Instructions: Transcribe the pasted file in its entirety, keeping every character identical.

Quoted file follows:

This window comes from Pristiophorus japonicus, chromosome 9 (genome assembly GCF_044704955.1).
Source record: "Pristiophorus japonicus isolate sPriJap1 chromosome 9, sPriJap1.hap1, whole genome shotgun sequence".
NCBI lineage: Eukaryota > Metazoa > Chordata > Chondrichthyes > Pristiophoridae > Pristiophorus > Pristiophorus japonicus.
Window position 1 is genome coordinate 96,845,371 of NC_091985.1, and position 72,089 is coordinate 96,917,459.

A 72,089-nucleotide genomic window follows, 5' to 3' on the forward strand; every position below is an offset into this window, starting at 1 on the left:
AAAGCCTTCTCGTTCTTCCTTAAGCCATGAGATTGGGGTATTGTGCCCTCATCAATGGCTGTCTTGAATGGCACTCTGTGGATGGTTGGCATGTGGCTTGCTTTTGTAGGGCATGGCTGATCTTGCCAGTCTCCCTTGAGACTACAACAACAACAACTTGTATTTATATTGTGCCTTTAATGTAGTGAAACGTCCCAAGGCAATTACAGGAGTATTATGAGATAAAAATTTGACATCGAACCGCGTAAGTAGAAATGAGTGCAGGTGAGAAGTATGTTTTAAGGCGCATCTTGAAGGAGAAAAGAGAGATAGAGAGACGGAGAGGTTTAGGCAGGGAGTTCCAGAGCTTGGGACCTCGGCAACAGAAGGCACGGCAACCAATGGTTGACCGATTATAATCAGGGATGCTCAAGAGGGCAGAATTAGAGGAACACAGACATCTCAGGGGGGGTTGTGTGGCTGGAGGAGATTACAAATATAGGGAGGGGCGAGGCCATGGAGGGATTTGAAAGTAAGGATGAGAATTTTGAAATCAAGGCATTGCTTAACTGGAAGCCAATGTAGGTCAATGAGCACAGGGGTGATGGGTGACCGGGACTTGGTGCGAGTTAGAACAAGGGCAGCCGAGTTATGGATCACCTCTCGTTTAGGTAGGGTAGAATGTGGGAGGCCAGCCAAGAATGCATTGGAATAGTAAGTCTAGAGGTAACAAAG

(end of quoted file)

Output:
This window comes from Pristiophorus japonicus, chromosome 9 (genome assembly GCF_044704955.1).
Source record: "Pristiophorus japonicus isolate sPriJap1 chromosome 9, sPriJap1.hap1, whole genome shotgun sequence".
NCBI lineage: Eukaryota > Metazoa > Chordata > Chondrichthyes > Pristiophoridae > Pristiophorus > Pristiophorus japonicus.
Window position 1 is genome coordinate 96,845,371 of NC_091985.1, and position 72,089 is coordinate 96,917,459.

A 72,089-nucleotide genomic window follows, 5' to 3' on the forward strand; every position below is an offset into this window, starting at 1 on the left:
AAAGCCTTCTCGTTCTTCCTTAAGCCATGAGATTGGGGTATTGTGCCCTCATCAATGGCTGTCTTGAATGGCACTCTGTGGATGGTTGGCATGTGGCTTGCTTTTGTAGGGCATGGCTGATCTTGCCAGTCTCCCTTGAGACTACAACAACAACAACTTGTATTTATATTGTGCCTTTAATGTAGTGAAACGTCCCAAGGCAATTACAGGAGTATTATGAGATAAAAATTTGACATCGAACCGCGTAAGTAGAAATGAGTGCAGGTGAGAAGTATGTTTTAAGGCGCATCTTGAAGGAGAAAAGAGAGATAGAGAGACGGAGAGGTTTAGGCAGGGAGTTCCAGAGCTTGGGACCTCGGCAACAGAAGGCACGGCAACCAATGGTTGACCGATTATAATCAGGGATGCTCAAGAGGGCAGAATTAGAGGAACACAGACATCTCAGGGGGGGTTGTGTGGCTGGAGGAGATTACAAATATAGGGAGGGGCGAGGCCATGGAGGGATTTGAAAGTAAGGATGAGAATTTTGAAATCAAGGCATTGCTTAACTGGAAGCCAATGTAGGTCAATGAGCACAGGGGTGATGGGTGACCGGGACTTGGTGCGAGTTAGAACAAGGGCAGCCGAGTTATGGATCACCTCTCGTTTAGGTAGGGTAGAATGTGGGAGGCCAGCCAAGAATGCATTGGAATAGTAAGTCTAGAGGTAACAAAG